SpaceX: Elon Musk Predicts Firm Will Smash Its Starship Hopper Test Goals

SpaceX may test its Starship sooner than expected. CEO Elon Musk revealed via Twitter last week that the “hopper,” the test version of the company’s giant new rocket, may fly in just four weeks’ time, with the prospect of a delay to eight weeks’ time with unexpected delays.

The deadline sets SpaceX up for an impressive year, as the “hop tests” are an integral part of the company’s future plans, but until now the firm has only provided a vague deadline of 2019 for tests. The tests will involve sending the test rocket on jumps of a few hundred kilometers at the firm’s Boca Chica facility in Texas. A successful flight will pave the way for a manned mission to Mars, with Musk suggesting that the first humans could set foot on the red planet using the Starship as early as 2024. The rocket uses liquid oxygen and methane fuel, which means that astronauts can set up fueling stations to return home, or even travel to further planets with established recharge points on the way.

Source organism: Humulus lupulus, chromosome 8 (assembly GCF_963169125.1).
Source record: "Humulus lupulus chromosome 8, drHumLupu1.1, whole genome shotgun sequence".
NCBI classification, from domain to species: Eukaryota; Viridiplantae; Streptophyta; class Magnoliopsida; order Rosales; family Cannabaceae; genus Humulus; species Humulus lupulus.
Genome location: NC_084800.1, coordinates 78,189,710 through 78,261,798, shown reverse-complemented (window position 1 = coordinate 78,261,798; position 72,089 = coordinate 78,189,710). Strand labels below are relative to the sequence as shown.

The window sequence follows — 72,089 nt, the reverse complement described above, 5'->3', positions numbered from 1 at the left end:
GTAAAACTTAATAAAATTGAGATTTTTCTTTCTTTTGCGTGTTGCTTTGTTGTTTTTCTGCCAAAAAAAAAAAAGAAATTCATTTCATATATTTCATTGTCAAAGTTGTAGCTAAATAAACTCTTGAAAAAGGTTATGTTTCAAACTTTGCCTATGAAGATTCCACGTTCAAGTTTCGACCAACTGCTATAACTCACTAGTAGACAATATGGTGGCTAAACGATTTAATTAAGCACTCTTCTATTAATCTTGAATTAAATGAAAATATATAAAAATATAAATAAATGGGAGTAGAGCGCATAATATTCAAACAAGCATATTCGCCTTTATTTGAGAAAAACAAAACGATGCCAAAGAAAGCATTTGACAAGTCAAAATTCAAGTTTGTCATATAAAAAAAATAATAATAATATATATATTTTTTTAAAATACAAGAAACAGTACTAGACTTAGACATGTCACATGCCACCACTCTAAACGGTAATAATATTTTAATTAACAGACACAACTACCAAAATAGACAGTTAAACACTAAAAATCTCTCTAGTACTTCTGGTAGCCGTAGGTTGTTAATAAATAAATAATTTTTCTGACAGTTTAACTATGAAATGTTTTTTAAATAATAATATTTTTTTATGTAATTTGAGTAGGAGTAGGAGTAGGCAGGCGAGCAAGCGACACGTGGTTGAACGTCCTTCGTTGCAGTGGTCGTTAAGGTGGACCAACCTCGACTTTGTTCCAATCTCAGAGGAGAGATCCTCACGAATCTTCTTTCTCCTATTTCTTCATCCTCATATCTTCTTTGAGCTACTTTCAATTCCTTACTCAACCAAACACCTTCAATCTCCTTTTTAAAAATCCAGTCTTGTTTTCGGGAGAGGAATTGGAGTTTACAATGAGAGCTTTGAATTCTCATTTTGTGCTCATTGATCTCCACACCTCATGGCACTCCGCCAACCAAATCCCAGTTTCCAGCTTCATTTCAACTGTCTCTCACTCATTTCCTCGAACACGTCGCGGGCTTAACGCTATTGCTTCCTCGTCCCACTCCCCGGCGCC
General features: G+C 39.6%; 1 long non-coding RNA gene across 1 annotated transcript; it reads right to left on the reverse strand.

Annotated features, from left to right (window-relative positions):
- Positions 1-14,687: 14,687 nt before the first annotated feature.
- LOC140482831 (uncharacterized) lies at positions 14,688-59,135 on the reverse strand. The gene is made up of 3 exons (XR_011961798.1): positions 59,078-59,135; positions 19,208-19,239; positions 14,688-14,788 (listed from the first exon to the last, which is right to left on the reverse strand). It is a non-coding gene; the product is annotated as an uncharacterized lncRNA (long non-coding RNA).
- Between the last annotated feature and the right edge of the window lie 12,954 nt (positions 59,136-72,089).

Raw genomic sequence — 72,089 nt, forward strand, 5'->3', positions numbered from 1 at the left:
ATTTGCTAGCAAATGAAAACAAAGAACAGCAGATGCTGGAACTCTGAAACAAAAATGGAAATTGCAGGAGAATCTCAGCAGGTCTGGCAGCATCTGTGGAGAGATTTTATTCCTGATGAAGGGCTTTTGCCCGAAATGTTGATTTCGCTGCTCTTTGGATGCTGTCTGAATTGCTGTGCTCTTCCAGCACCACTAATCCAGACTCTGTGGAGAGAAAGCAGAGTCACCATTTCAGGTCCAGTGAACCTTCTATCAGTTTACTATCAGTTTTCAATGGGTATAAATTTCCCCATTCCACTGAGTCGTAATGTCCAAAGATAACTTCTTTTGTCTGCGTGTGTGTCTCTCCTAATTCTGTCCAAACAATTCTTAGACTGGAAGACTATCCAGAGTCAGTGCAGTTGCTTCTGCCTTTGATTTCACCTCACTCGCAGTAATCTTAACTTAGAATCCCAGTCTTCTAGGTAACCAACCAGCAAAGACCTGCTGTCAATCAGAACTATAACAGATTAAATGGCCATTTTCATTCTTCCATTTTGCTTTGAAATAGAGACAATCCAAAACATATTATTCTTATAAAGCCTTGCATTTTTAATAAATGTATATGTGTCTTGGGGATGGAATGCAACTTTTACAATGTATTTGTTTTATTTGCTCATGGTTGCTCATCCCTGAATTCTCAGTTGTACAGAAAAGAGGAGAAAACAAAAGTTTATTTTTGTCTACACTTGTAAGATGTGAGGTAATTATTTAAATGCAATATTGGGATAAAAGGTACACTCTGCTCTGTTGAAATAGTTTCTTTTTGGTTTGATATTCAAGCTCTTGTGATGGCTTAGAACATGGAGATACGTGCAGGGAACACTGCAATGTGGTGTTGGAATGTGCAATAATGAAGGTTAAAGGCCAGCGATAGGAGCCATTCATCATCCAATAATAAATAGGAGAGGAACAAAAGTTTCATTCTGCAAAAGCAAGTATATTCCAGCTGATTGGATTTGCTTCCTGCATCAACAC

See more: Elon Musk Shares Photo of SpaceX’s Crew Dragon With Falcon 9 and Walkway

Following the hop tests, SpaceX may press on sooner than expected to get the Starship ready. Musk stated at a September 2018 press conference that the company aims to complete high-altitude, high-velocity tests sometime next year. Musk has been gradually ramping up this prediction, however, by stating in December that there’s a 60 percent and rising chance that the Starship will reach orbit in 2020 due to improvements in the ship’s architecture.

Since its unveiling in 2017, the rocket has undergone a number of changes. It’s no longer called the “BFR,” an abbreviation that consisted of the terms “big” and “rocket.” It’s also using a new design that Musk claims was inspired by The Adventures of Tintin and will appear “delightfully counter-intuitive.” While the hopper gives a miniaturized flavor of this design, with a stainless steel exterior that makes it look worthy of interplanetary travel, it has a shorter height while maintaining the 30 feet diameter of the final rocket.

As more photographers catch a glimpse of the hopper mid-production, it may not be long before SpaceX’s ambitious rocket takes off.

Related video: SpaceX BFR Overview Blueprint

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